Two years ago, our column said, "There is a serious inflation
problem, which is not going away soon". This continues to hold good today. There
may be some cheer that Manufacturing Product inflation has currently moved into
a comfortable zone of less than 5%, but other indices are not giving much
relief. This is in line with results from Indicus' that picked up the rise in oilseeds, pulses and fruits and
vegetables before they showed in the WPI. So now both the consumer price indices
that showed a dip in inflation for just a couple of months have moved up again.
Primary Food articles that had fallen sharply in December went negative for
January and then surged as predicted by us, with inflation springing back to
9.9% in March. Net net, inflation overall in WPI is not expected to dramatically
decline, it will average around 7% this year; manufacturing product inflation
that will stabilise in the 4.5-5% range however is subject to shocks from the
input side again. To take just one example, the World Steel Association has
projected acceleration in steel consumption growth in India this year to a brisk
9.9%, putting pressures on capacity. On the crude oil side, while international
prices have fallen, they are still higher than December, when domestic prices
were last revised. The need to de-regulate fuel continues to be urgent, and
unfortunately shows no sign of being addressed.
Data are showing opposing forces still struggling with each other. On the one side the macro-economic aggregates of inflation, slowing growth, worsening fisc, export slump and current account deficit, not to mention policy paralysis are pointing to a significant growth stagnation that will last for some time. Though the postponement of the GAAR to next year is welcome, the damage inflicted on the economy through the lack of clarity over the past month remains irreparable.
On the other hand we have the World Steel Association reporting higher growth in India's steel consumption, auto sales doing better than expected in April, CII reporting improved business confidence and the Indicus MSME Business Confidence Survey showed higher levels in the January-March quarter than last year. To add to that, the HSBC-Markit PMI is quite stable. While output rose at its weakest pace in 2012, the managers reported that constraints in production came in from power shortages, not from lack of demand- new business actually grew faster in April than the previous month. Even the Services Sector did better in April with strong new business orders.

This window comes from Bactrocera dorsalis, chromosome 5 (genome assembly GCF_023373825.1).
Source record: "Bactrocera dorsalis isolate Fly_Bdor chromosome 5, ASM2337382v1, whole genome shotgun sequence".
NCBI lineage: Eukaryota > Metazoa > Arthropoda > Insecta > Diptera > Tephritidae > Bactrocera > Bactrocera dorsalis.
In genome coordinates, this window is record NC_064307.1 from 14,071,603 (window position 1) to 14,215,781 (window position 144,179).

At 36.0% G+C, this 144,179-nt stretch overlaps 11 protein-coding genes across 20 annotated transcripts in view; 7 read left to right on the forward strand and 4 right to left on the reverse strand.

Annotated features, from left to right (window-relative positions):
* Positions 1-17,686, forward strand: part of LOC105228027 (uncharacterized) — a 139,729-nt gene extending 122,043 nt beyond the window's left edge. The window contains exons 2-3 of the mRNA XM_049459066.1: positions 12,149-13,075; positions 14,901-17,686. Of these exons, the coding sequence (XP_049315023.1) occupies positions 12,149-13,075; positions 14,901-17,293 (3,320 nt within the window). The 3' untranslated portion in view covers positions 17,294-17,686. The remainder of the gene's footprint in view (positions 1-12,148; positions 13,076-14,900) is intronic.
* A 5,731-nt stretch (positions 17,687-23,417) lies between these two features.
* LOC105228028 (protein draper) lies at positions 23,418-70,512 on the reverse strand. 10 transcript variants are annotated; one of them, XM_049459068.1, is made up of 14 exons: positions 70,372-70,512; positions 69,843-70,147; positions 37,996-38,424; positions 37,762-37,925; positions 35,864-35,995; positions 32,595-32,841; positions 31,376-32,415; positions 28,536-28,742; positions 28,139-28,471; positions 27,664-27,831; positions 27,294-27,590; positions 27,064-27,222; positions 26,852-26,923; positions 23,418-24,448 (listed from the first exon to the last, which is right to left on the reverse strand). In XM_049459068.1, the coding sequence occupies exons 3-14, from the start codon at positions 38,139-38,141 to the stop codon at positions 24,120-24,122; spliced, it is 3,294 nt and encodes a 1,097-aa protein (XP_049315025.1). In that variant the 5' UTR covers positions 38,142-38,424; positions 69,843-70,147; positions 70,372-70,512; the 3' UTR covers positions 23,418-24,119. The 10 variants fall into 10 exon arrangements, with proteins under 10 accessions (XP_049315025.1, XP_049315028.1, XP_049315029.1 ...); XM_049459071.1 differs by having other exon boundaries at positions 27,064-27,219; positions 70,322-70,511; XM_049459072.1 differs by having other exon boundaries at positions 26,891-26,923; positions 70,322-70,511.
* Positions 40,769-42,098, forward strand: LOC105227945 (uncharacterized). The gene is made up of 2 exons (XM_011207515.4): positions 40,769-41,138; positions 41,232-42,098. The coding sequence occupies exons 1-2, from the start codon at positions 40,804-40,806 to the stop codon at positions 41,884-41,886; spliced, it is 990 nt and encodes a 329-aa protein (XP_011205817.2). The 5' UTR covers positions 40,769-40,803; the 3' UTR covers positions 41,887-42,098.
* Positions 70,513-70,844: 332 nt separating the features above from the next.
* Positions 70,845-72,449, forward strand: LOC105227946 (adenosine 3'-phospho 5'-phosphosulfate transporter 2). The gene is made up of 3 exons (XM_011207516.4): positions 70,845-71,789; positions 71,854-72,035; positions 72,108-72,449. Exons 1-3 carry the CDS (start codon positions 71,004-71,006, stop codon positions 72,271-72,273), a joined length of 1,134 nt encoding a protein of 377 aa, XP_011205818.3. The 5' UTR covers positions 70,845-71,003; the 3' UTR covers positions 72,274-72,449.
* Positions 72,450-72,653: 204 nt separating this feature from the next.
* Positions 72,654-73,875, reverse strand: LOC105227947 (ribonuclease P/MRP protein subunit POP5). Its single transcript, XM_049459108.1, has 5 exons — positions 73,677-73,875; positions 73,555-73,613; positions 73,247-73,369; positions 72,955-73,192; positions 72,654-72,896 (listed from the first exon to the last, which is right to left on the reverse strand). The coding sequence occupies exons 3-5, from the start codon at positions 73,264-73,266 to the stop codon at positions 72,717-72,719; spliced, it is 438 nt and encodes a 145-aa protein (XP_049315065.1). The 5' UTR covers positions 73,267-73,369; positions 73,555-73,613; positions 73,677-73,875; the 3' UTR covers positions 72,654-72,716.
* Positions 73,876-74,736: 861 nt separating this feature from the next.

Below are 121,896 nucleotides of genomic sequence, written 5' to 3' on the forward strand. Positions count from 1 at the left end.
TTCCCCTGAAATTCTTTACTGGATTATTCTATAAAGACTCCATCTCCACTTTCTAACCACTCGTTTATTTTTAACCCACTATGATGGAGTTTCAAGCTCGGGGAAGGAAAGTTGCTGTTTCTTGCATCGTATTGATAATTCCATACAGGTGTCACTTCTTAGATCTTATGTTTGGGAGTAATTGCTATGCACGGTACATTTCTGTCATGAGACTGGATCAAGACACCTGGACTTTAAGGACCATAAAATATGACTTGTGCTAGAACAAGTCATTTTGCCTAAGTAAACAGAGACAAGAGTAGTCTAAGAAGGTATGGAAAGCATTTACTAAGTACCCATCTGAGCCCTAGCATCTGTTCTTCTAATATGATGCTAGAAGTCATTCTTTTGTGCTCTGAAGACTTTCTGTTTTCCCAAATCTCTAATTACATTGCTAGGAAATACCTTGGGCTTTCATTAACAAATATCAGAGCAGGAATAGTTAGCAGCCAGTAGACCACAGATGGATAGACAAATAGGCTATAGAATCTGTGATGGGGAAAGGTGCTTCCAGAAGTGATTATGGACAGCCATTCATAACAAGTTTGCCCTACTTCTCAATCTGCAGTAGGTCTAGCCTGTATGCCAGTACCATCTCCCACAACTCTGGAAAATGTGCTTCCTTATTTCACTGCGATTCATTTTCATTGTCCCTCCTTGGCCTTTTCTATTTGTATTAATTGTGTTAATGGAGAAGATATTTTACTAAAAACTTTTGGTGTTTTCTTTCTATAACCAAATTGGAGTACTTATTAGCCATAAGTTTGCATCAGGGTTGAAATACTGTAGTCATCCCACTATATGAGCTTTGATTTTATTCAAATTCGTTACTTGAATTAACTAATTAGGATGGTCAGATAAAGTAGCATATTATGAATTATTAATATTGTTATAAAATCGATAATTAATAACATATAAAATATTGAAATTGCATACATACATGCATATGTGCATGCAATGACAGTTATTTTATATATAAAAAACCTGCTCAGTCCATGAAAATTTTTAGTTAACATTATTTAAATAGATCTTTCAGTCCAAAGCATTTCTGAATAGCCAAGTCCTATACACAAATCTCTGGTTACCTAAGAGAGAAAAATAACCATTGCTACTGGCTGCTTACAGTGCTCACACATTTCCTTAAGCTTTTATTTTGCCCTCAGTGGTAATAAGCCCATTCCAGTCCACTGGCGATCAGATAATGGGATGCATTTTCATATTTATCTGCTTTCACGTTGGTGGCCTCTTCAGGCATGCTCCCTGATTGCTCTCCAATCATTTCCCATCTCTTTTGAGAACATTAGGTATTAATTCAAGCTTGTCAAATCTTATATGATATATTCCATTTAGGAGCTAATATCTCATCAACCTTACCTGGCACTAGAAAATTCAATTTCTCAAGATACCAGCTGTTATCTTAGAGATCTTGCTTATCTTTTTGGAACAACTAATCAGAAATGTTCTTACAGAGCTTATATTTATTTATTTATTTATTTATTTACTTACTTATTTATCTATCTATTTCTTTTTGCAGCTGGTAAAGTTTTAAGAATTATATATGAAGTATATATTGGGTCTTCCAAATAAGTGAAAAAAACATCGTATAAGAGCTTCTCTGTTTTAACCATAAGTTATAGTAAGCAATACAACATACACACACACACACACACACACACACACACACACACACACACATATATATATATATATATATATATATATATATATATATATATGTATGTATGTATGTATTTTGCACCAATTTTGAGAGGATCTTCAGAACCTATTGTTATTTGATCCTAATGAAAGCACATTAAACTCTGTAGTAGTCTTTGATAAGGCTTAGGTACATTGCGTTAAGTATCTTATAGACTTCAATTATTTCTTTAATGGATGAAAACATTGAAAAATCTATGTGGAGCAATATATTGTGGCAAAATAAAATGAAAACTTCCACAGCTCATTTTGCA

Are Indians being driven more by misplaced optimism than the negative signals coming from Delhi and Mumbai? Or is it that the pessimism of financial markets is misplaced and the demographic dividend continues to shower its blessings on India through all these macro-economic imbalances? At this point in time, we are inclined to believe the former as the probability of a crisis is now higher than before. Yet, the optimism and the stable PMI should not be shrugged off as they go a long way in providing positive strokes in the spreading gloom.
So from where we stand today, the lower bound on inflation is 7% and upper bound on growth is also 7%. That's the best we can do this year, and in all likelihood we could do worse. The RBI finally realized that they can do nothing about inflation and reduced interest rates, but that won't do much to growth either, though it may reduce the governments' interest burden a bit. Unasked for advice to the RBI - build up the forex reserves, you don't want to be caught napping as you were a few months back.
It's not that the government is paralyzed, it does move but is trotting backwards to the starting line. The fuzzy new tax provisions helped lower India's attractiveness as an investment destination and April was the first month in four months to see a net FII outflow. The consequent slide in the rupee has again brought out the challenges posed to the RBI. True, all EME currencies fell, as they do in worsening global sentiment, but the rupee has a higher burden of a rising current account deficit and extremely negative policy perception. Both these factors were instrumental in putting India's credit rating on watch and on both these fronts, the government and the PM bear a higher responsibility than they currently accept.